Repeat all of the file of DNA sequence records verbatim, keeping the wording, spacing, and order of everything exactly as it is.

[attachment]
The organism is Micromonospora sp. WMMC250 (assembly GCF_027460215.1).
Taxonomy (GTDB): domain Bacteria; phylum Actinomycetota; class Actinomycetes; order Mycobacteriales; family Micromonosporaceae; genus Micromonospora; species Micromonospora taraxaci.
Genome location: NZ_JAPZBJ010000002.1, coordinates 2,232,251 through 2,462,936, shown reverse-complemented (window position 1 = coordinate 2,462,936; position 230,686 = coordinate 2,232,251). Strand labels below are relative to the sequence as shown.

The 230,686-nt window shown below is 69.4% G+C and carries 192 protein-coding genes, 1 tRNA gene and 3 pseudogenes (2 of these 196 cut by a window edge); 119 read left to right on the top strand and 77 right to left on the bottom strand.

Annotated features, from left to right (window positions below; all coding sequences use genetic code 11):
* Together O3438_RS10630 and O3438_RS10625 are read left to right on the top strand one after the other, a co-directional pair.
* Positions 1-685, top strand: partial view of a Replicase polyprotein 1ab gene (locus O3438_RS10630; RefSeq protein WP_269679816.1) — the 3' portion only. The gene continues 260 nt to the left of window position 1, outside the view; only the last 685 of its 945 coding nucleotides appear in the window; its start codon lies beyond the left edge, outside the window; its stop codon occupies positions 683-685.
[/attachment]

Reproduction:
The organism is Micromonospora sp. WMMC250 (assembly GCF_027460215.1).
Taxonomy (GTDB): domain Bacteria; phylum Actinomycetota; class Actinomycetes; order Mycobacteriales; family Micromonosporaceae; genus Micromonospora; species Micromonospora taraxaci.
Genome location: NZ_JAPZBJ010000002.1, coordinates 2,232,251 through 2,462,936, shown reverse-complemented (window position 1 = coordinate 2,462,936; position 230,686 = coordinate 2,232,251). Strand labels below are relative to the sequence as shown.

The 230,686-nt window shown below is 69.4% G+C and carries 192 protein-coding genes, 1 tRNA gene and 3 pseudogenes (2 of these 196 cut by a window edge); 119 read left to right on the top strand and 77 right to left on the bottom strand.

Annotated features, from left to right (window positions below; all coding sequences use genetic code 11):
* Together O3438_RS10630 and O3438_RS10625 are read left to right on the top strand one after the other, a co-directional pair.
* Positions 1-685, top strand: partial view of a Replicase polyprotein 1ab gene (locus O3438_RS10630; RefSeq protein WP_269679816.1) — the 3' portion only. The gene continues 260 nt to the left of window position 1, outside the view; only the last 685 of its 945 coding nucleotides appear in the window; its start codon lies beyond the left edge, outside the window; its stop codon occupies positions 683-685.